‘Soggy Saints’:  Landscape and Sanctity in Medieval East Anglia
with Dr Rebecca Pinner (University of East Anglia)
at Sutton Hoo Saturday, 4th November, 2017

In the late tenth century, Abbo of Fleury described East Anglia as ‘washed by waters’. In this study day we shall explore the significance of water and wetlands in the legends and histories of East Anglian saints and their cults.

Provisional Programme

09.50 – 10.15:                Coffee on arrival

10.15 – 11.15:                Setting the Scene: Saints, Water and East Anglia – We will start by considering why East Anglian saints are so often associated with water and survey some of the key watery landscapes with reference to how they feature in some individual cults.

11.15 – 11.40:                Coffee break

11.40 – 12.40:                Demons and Dysentery: The Fearful Fens? – Why did these wetlands hold such fear for non-fenland natives and why, conversely, were they so beloved of holy men and women? We will focus on the cult of St Guthlac in order to explore these questions.

12.40 – 14.00:                Lunch break

14.00 – 14.50:                 Causeways and Communities – Causeways were more than practical means of crossing wetland landscapes and in this session we will explore some of their symbolic functions in saints’ lives, with particular reference to St Æthelthryth.

14.50 – 15.10:                Tea break

15.10 – 16.00:

Coastal Connections – East Anglia’s coastlines allowed for the dissemination of cults within the region and overseas and we will consider some examples of local cults, including St Edmund, which travelled abroad. We will also examine some of the ways in which the sea works as a symbol within saints’ lives.

c.16.00:                            Thanks and Close

About Dr Rebecca Pinner

Rebecca Pinner is a Lecturer in Medieval Literature and History at the University of East Anglia. Her primary research interests concern the relationship between literature, context and culture, the construction and dissemination of individual and collective identities, relationships between literature and other artefacts, and literature and place. Her first monograph was on The Cult of St Edmund in Medieval East Anglia (Boydell and Brewer, 2015) and her current research into saints and water forms the basis of today’s sessions.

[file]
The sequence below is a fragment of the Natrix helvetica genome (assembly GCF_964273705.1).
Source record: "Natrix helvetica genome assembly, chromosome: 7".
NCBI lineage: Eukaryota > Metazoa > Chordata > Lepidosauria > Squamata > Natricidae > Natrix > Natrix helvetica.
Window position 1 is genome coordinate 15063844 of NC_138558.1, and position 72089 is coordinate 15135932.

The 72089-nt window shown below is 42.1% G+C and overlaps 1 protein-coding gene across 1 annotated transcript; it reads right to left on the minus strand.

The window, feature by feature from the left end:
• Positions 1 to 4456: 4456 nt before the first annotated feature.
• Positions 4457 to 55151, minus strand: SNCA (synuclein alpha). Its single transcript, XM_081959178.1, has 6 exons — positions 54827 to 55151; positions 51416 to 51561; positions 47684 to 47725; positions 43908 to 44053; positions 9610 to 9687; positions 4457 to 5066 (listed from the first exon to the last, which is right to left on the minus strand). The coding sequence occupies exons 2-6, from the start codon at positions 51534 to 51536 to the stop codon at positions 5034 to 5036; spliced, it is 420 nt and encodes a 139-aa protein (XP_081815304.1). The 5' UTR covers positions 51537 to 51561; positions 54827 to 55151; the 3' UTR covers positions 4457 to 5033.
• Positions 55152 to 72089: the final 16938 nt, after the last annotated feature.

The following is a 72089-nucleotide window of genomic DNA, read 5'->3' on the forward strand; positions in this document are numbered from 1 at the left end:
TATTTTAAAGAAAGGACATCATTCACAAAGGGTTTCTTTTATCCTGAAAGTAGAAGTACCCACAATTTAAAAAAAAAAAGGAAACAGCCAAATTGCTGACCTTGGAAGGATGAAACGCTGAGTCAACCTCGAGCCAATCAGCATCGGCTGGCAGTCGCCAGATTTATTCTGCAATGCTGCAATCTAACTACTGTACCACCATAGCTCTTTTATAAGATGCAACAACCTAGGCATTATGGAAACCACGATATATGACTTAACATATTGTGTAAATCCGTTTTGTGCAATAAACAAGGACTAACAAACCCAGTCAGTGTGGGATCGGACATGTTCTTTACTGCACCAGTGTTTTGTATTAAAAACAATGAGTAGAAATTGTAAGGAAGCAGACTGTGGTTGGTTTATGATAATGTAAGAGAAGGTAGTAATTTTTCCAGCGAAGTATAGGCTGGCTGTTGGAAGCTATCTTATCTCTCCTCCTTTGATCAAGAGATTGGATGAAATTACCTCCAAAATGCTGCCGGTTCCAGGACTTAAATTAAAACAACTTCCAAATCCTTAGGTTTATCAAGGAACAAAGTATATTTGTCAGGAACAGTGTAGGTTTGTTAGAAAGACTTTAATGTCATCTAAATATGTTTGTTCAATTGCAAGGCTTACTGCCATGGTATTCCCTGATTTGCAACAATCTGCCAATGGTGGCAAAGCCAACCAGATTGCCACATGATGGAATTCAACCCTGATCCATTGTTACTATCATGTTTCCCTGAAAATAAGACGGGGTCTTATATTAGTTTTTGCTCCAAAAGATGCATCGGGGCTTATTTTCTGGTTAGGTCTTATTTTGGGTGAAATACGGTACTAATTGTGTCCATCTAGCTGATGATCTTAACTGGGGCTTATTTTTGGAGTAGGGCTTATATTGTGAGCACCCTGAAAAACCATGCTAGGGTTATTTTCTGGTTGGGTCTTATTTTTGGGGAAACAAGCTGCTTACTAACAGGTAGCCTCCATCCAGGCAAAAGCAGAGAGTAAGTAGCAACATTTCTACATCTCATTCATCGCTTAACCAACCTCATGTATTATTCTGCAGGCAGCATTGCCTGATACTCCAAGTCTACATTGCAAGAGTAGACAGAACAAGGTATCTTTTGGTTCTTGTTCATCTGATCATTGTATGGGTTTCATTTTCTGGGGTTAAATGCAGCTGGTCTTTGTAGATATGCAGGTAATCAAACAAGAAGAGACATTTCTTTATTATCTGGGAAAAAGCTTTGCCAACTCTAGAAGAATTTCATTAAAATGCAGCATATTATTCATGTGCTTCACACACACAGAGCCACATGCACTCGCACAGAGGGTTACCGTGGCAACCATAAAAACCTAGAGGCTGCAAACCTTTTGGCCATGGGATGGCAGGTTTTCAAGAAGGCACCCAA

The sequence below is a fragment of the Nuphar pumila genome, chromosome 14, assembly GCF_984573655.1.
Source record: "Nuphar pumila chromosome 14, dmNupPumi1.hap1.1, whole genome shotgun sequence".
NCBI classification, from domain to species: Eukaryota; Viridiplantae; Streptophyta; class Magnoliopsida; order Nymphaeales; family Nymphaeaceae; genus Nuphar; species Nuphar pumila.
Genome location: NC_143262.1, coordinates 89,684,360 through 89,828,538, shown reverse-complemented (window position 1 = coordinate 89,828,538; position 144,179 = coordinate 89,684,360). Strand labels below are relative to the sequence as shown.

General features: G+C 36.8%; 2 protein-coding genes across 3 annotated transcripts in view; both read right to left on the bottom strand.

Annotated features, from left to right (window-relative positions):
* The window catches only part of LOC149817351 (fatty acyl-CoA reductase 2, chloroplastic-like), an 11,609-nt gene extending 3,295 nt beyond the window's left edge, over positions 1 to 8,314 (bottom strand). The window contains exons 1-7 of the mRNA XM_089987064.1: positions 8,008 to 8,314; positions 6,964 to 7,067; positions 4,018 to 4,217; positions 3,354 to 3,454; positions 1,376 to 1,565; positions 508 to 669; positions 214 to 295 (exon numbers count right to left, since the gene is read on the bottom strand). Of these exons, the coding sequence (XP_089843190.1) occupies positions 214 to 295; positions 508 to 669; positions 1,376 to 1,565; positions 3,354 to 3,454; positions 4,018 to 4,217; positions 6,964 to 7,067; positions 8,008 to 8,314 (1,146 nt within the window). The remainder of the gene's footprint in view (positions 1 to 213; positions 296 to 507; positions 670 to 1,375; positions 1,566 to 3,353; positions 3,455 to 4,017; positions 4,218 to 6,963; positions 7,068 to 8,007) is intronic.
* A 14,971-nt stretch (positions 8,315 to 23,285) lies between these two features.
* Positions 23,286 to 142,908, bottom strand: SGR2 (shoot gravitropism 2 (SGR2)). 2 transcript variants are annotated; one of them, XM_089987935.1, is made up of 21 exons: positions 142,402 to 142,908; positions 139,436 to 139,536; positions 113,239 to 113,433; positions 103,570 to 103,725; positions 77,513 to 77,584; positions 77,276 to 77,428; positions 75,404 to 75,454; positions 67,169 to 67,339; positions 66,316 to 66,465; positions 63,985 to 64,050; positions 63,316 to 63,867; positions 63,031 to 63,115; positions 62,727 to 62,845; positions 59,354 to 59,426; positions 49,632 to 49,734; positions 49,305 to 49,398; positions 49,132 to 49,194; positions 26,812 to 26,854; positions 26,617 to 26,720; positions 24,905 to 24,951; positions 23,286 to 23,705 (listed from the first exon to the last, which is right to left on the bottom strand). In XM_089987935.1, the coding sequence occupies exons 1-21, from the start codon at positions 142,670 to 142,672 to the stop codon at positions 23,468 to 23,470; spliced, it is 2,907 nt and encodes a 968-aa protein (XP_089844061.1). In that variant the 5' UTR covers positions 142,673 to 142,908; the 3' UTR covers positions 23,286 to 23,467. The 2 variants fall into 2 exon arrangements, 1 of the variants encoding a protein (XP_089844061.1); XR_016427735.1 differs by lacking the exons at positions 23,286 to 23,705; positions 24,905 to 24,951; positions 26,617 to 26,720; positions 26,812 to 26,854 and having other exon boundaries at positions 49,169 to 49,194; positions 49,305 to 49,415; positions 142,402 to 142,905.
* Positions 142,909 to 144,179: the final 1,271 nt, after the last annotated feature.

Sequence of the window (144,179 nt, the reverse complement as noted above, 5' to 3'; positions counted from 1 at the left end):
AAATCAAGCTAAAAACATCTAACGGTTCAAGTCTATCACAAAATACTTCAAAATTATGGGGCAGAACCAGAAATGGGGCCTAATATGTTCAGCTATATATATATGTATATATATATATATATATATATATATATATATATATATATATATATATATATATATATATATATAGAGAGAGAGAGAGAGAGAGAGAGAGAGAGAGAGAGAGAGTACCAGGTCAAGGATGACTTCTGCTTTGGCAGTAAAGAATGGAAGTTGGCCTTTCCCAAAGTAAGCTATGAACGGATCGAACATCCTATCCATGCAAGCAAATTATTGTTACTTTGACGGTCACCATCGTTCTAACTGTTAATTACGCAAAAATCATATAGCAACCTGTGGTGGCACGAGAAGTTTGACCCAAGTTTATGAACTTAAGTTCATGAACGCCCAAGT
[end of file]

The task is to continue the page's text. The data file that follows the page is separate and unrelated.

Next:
When asked ‘What was best about the day?’ at a previous Study Day by Rebecca people said:

  • Very good day. Excellent speaker – first rate. 11 out of 10.
  • Wonderful! Inclusivity of speaker, clarity in speech and structure of the 4 talks
  • Liveliness of presentation and Rebecca’s positive responses to questions.
  • Very interesting presentation, varied pace, picking out themes. Approachable lecturer, full of ideas.
  • Enthusiasm and knowledge of the speaker
  • Everything. Excellent speaker. Fascinating information, desirable handouts
  • A wonderful range of slides and text resources. Rebecca was more than willing to deviate from her plans to answer people’s questions. Brilliant


Some Suggestions for Optional Background Reading

Primary sources

Secondary sources

  • Ayers, Brian. The German Ocean: Medieval Europe Around the North Sea, Studies in the Archaeology of Medieval Europe (2016)
  • Blanton, Virginia. Signs of Devotion: The Cult of St. Æthelthryth in Medieval England, 695–1615 (2007)
  • Catney, Steve & David Start, eds. Time and Tide: The Archaeology of the Witham Valley (2003)
  • Heslop, Sandy, Elizabeth Mellings & Margit Thøfner, ed. Art, Faith and Place in East Anglia (2012)
  • Matless, David. In the Nature of Landscape: Cultural Geography of the Norfolk Broads (2014)
  • Newton, Sam. ‘The Forgotten History of St Bótwulf (Botolph)’, Proceedings of the Suffolk Institute of Archaeology and History 43 (2016), 521-550.
  • Pinner, Rebecca. The Cult of St Edmund in Medieval East Anglia (2015)
  • Williamson, Tom. The Norfolk Broads: A Landscape History (1997)